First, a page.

It’s crazy to think that I finished my first year of medical school last year. As I’m well into my second year now, I’m taking a little time to reflect on what I’ve learned so far. I think that medical school really forces you to stretch new muscles and grow in more than just medical knowledge. The first year of medical school was hectic and fast-paced to say the least. I’ve grown so much — not just as a student, but as a person, partner (to my loving boyfriend!), and future doctor. Besides learning how to take a proper cardiology exam or figuring out how to use a stethoscope, I’ve learned things about myself both as a person and student.
If you are currently applying to medical school, thinking about medicine, starting your first year, or are curious what a year of frenzy looks like, keep reading. The following list encompasses things I learned while embarking on this journey of medicine, and subsequently, what I think any entering student needs to know.
1. An Established Study Habit
I wanted to start off by saying that it’s ok to not have a study plan at first. It took me three months until I finally got the hang of things when I started my first semester. Medical school is completely different from undergrad — prepare to learn new content every day rather than 2-3x per week. You’ll either learn topics by subject (i.e. pathology, microbiology) or systems (i.e. cardiology, renal). Gone are the days where you’re learning genetics and organic chemistry. Now, you’re knee deep in anatomy and pathology (to name a few), subjects which require a new set of study skills. The important thing is to try new things and scrap the plans that aren’t working out for you. And you’ll find out quickly whether or not it’s working for you (i.e. midterm season #yikes).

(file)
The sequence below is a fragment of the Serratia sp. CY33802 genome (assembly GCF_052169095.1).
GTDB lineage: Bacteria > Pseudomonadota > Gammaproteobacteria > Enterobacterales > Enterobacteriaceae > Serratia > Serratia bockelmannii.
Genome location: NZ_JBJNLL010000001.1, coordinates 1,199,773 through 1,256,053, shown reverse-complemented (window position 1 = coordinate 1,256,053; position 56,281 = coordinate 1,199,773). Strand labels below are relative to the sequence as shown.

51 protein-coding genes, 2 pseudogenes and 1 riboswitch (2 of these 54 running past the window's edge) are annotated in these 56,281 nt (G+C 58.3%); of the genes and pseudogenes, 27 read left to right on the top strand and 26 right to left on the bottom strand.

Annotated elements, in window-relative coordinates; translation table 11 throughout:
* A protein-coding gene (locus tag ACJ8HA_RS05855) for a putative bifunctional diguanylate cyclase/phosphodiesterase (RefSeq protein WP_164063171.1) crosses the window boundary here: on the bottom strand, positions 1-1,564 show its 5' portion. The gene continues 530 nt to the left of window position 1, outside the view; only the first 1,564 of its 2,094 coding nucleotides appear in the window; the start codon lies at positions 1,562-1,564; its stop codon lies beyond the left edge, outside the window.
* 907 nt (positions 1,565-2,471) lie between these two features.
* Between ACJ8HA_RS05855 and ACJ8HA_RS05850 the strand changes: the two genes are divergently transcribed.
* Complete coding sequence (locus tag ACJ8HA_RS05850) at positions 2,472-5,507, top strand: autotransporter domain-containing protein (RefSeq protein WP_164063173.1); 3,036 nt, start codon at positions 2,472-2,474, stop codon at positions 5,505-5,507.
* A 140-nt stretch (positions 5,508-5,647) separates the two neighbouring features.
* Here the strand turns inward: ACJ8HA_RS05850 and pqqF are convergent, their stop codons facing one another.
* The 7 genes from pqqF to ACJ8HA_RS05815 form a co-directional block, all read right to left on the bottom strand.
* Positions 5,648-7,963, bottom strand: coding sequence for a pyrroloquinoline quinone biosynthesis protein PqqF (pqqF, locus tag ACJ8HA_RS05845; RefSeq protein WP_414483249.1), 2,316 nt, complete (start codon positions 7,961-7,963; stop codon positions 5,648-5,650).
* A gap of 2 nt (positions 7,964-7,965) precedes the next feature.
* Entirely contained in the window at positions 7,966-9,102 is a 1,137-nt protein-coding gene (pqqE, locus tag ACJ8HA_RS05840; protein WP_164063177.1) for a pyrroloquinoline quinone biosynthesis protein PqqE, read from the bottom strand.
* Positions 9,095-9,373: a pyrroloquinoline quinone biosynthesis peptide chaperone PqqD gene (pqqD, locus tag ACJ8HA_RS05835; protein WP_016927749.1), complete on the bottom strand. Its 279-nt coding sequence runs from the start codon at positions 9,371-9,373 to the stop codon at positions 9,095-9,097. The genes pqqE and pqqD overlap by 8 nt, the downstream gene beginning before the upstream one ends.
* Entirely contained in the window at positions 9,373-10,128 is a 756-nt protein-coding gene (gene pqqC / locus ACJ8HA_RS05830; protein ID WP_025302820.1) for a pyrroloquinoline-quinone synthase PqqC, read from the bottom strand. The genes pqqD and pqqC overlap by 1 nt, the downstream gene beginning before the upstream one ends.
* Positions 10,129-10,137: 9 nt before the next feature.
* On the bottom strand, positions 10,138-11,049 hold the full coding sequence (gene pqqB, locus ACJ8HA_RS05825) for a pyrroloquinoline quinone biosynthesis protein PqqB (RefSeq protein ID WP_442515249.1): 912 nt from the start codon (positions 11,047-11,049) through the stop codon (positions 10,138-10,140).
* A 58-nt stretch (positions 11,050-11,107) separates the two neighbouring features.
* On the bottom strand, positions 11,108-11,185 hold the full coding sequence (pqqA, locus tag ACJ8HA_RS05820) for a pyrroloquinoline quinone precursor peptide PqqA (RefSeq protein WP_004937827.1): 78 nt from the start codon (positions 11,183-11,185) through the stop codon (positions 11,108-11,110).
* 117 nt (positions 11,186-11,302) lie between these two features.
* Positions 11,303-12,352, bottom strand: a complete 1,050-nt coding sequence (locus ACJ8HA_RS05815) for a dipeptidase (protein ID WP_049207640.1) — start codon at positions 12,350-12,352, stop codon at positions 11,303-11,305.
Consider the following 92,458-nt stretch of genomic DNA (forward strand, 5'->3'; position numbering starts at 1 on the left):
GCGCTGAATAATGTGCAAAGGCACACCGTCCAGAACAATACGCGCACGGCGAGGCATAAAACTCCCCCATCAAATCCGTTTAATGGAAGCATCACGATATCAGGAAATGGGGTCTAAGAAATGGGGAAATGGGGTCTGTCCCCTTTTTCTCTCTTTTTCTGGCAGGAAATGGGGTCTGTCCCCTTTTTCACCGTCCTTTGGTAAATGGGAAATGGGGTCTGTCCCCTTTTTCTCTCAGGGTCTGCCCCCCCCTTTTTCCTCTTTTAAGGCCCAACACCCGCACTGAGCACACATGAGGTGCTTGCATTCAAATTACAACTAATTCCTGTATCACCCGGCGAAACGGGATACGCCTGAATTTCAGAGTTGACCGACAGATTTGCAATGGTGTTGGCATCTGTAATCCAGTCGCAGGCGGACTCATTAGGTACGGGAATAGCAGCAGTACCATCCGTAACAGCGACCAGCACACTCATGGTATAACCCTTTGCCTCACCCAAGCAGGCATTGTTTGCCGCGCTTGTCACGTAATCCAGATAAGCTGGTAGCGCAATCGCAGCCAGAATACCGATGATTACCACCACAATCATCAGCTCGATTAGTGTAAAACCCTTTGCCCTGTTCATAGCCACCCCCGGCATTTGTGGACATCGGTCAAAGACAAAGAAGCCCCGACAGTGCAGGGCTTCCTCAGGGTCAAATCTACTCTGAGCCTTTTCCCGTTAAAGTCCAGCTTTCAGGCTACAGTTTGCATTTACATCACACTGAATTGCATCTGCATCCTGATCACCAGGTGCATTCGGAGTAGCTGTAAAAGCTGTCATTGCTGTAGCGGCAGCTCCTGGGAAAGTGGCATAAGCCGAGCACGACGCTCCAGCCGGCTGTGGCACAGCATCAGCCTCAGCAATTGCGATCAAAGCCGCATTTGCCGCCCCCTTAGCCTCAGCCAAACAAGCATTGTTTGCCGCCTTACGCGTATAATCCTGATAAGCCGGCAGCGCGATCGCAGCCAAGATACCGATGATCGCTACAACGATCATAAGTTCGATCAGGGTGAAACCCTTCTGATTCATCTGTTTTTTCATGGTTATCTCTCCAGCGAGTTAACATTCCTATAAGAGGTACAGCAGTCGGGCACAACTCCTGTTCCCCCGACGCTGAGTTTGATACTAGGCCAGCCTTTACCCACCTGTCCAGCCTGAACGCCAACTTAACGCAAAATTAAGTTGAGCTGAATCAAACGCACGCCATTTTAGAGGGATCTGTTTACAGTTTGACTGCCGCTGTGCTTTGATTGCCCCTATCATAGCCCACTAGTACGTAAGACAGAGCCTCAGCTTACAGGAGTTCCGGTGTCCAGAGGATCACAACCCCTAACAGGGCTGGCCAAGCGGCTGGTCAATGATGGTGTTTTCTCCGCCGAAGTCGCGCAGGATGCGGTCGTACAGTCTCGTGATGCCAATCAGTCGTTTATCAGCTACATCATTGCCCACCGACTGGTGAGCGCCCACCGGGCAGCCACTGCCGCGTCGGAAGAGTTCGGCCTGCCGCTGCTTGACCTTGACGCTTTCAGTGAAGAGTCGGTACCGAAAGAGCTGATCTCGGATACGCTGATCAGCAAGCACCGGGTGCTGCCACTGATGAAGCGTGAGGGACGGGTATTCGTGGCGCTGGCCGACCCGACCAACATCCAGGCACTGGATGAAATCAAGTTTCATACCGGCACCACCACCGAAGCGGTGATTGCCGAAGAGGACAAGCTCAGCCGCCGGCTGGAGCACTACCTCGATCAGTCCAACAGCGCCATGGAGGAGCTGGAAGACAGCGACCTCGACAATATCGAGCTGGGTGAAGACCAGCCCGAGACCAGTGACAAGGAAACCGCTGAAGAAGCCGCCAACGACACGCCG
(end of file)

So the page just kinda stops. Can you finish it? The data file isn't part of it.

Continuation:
2. A Few Good Resources
By the end of the first week of medical school, you will be bombarded with textbooks, flashcards, apps, and resources that students “swear by”. Do not feel like you need to utilize every resource that has been mentioned or handed your way. You will be completely overwhelmed by the amount of resources that, at the end of the day, will all teach you the same thing.
I recommend spending the first week gathering all the resources you can find (my cohort had a circulating flashdrive of them) and skim it. Eventually you will find 1-2 (maximum) resources for each subject that work for you. I made the mistake of trying to use 4-5 resources per subject to only find myself stressed that I didn’t have enough time to review them all.